Last gasp for e-cigarette ads that glamorise the habit?BMJ 2014; 348 doi: https://doi.org/10.1136/bmj.g475 (Published 27 January 2014) Cite this as: BMJ 2014;348:g475
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The e-cigarette represents a curious case of a product with seemingly honourable intentions, namely nicotine replacement, belying an alternate agenda, namely nicotine promotion. The fact that the manufacturers make few health claims is telling. Nicotine is the addictive component of tobacco with serious and well established adverse effects beyond addiction alone (1,2). Where once nicotine was ‘merely’ a component, it is now the end product. Where once there was some pretension of addiction being incidental, it is now one must assume, the aim.
Remarkable, is that the e-cigarette has flourished under the guise of innocuousness, despite little direct marketing to this effect. Such is the degree of misunderstanding that we have witnessed healthcare professionals, from Consultants to Nurses, condoning their use in the preoperative and early postoperative periods. The e-cigarette has so far thrived in its role as the lesser of two evils, but as with tyrannical political regimes, we should be mindful that backing the lesser of two evils seldom ends well.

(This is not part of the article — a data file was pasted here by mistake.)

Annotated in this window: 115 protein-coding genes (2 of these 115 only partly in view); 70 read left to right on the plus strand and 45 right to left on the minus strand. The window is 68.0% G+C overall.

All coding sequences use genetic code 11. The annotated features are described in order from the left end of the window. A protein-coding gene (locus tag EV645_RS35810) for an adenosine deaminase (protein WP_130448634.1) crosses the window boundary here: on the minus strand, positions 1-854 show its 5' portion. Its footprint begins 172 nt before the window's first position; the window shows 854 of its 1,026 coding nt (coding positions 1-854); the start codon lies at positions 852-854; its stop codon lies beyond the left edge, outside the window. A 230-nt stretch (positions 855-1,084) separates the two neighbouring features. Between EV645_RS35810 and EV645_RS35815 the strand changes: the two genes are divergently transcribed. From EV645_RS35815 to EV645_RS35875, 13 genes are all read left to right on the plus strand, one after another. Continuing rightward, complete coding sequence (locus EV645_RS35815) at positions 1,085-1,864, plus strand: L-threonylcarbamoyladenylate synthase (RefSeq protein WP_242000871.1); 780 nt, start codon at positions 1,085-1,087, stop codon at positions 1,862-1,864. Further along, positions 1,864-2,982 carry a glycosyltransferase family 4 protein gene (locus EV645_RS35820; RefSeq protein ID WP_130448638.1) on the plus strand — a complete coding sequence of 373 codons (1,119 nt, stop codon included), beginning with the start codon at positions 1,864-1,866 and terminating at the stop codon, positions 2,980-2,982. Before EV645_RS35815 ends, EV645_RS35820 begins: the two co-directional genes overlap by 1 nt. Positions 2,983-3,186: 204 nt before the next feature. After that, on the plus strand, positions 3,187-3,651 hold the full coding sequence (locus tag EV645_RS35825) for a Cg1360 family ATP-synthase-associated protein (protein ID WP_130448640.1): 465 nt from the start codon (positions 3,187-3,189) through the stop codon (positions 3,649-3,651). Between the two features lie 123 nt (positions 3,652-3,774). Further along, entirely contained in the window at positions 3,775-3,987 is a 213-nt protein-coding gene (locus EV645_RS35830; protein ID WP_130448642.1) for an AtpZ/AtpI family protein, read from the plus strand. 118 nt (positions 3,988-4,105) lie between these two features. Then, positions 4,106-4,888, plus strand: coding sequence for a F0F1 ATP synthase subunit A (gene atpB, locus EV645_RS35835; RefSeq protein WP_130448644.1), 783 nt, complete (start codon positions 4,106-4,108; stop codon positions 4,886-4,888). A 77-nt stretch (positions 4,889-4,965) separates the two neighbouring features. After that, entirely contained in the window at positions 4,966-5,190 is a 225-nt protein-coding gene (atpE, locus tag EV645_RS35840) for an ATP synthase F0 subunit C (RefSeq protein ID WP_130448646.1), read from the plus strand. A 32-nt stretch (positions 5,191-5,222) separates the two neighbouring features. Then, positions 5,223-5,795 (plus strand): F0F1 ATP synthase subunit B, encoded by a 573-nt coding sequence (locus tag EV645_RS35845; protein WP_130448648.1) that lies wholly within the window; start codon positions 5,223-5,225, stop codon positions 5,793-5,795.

1. Krupski WC. The peripheral vascular consequences of smoking. Ann Vasc Surg. 1991;5(3):291-304
2. Krueger JK, Rohrich RJ. Clearing the Smoke: The Scientific Rationale for Tobacco Abstention with Plastic Surgery. Plast Reconstr Surg. 2001;108(4):1063-1073.
Competing interests: No competing interests